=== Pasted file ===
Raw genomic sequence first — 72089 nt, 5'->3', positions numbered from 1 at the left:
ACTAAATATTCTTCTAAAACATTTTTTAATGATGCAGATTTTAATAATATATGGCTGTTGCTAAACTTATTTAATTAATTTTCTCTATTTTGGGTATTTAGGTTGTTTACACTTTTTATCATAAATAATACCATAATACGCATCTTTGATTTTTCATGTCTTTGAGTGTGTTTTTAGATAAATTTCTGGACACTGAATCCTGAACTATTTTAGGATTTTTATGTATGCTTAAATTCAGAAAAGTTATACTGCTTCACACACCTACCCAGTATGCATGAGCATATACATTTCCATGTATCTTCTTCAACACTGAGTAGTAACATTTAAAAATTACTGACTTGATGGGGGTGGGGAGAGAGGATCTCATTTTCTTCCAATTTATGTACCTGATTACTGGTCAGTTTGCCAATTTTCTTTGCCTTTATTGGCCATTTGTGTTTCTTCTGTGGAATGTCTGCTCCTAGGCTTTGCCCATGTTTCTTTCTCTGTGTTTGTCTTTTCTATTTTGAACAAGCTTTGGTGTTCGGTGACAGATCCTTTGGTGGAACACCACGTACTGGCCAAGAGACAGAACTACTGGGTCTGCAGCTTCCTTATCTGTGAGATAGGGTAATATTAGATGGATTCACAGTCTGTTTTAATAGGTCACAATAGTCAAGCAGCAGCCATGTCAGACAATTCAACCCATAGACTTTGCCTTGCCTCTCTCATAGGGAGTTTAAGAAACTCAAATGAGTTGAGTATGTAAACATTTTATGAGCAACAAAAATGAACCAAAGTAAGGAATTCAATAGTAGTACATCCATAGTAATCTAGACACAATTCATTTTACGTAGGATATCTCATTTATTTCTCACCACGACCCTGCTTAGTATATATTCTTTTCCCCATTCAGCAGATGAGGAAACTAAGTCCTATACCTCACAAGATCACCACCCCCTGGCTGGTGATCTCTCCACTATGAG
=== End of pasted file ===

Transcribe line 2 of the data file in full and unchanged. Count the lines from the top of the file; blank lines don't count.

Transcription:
ACTAAATATTCTTCTAAAACATTTTTTAATGATGCAGATTTTAATAATATATGGCTGTTGCTAAACTTATTTAATTAATTTTCTCTATTTTGGGTATTTAGGTTGTTTACACTTTTTATCATAAATAATACCATAATACGCATCTTTGATTTTTCATGTCTTTGAGTGTGTTTTTAGATAAATTTCTGGACACTGAATCCTGAACTATTTTAGGATTTTTATGTATGCTTAAATTCAGAAAAGTTATACTGCTTCACACACCTACCCAGTATGCATGAGCATATACATTTCCATGTATCTTCTTCAACACTGAGTAGTAACATTTAAAAATTACTGACTTGATGGGGGTGGGGAGAGAGGATCTCATTTTCTTCCAATTTATGTACCTGATTACTGGTCAGTTTGCCAATTTTCTTTGCCTTTATTGGCCATTTGTGTTTCTTCTGTGGAATGTCTGCTCCTAGGCTTTGCCCATGTTTCTTTCTCTGTGTTTGTCTTTTCTATTTTGAACAAGCTTTGGTGTTCGGTGACAGATCCTTTGGTGGAACACCACGTACTGGCCAAGAGACAGAACTACTGGGTCTGCAGCTTCCTTATCTGTGAGATAGGGTAATATTAGATGGATTCACAGTCTGTTTTAATAGGTCACAATAGTCAAGCAGCAGCCATGTCAGACAATTCAACCCATAGACTTTGCCTTGCCTCTCTCATAGGGAGTTTAAGAAACTCAAATGAGTTGAGTATGTAAACATTTTATGAGCAACAAAAATGAACCAAAGTAAGGAATTCAATAGTAGTACATCCATAGTAATCTAGACACAATTCATTTTACGTAGGATATCTCATTTATTTCTCACCACGACCCTGCTTAGTATATATTCTTTTCCCCATTCAGCAGATGAGGAAACTAAGTCCTATACCTCACAAGATCACCACCCCCTGGCTGGTGATCTCTCCACTATGAG